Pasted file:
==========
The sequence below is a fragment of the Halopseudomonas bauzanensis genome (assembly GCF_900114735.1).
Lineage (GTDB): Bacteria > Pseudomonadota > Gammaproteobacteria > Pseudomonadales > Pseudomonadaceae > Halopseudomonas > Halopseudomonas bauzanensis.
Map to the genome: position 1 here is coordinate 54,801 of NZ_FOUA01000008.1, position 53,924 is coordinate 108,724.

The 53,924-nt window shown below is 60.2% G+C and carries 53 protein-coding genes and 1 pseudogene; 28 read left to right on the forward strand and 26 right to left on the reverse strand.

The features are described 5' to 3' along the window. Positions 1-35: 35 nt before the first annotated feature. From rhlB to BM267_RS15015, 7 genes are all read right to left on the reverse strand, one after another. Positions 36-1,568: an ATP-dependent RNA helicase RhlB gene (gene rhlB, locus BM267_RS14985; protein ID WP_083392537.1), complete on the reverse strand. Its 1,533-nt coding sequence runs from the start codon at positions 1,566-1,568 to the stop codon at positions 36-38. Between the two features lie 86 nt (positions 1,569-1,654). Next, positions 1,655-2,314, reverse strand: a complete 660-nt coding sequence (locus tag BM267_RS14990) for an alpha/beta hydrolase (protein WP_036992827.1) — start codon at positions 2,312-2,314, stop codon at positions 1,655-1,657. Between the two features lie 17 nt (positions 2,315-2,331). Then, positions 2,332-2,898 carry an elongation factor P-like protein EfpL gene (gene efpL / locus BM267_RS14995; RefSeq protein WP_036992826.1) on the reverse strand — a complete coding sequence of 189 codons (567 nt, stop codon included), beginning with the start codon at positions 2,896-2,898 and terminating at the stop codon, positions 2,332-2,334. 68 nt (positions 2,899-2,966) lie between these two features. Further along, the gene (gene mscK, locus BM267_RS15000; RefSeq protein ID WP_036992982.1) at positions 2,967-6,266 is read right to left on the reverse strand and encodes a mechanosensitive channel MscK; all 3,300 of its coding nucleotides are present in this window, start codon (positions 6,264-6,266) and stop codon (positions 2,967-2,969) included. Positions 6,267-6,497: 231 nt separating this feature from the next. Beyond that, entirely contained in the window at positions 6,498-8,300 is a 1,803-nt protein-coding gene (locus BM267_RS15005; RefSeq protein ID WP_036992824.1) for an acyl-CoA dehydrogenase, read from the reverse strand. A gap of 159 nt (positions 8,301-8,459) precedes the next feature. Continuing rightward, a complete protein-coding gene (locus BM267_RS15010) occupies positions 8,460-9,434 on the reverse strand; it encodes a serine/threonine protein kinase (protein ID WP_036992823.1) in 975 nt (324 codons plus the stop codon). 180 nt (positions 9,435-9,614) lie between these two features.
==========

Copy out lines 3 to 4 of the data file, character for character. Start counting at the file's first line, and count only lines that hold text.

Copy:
Map to the genome: position 1 here is coordinate 54,801 of NZ_FOUA01000008.1, position 53,924 is coordinate 108,724.

The 53,924-nt window shown below is 60.2% G+C and carries 53 protein-coding genes and 1 pseudogene; 28 read left to right on the forward strand and 26 right to left on the reverse strand.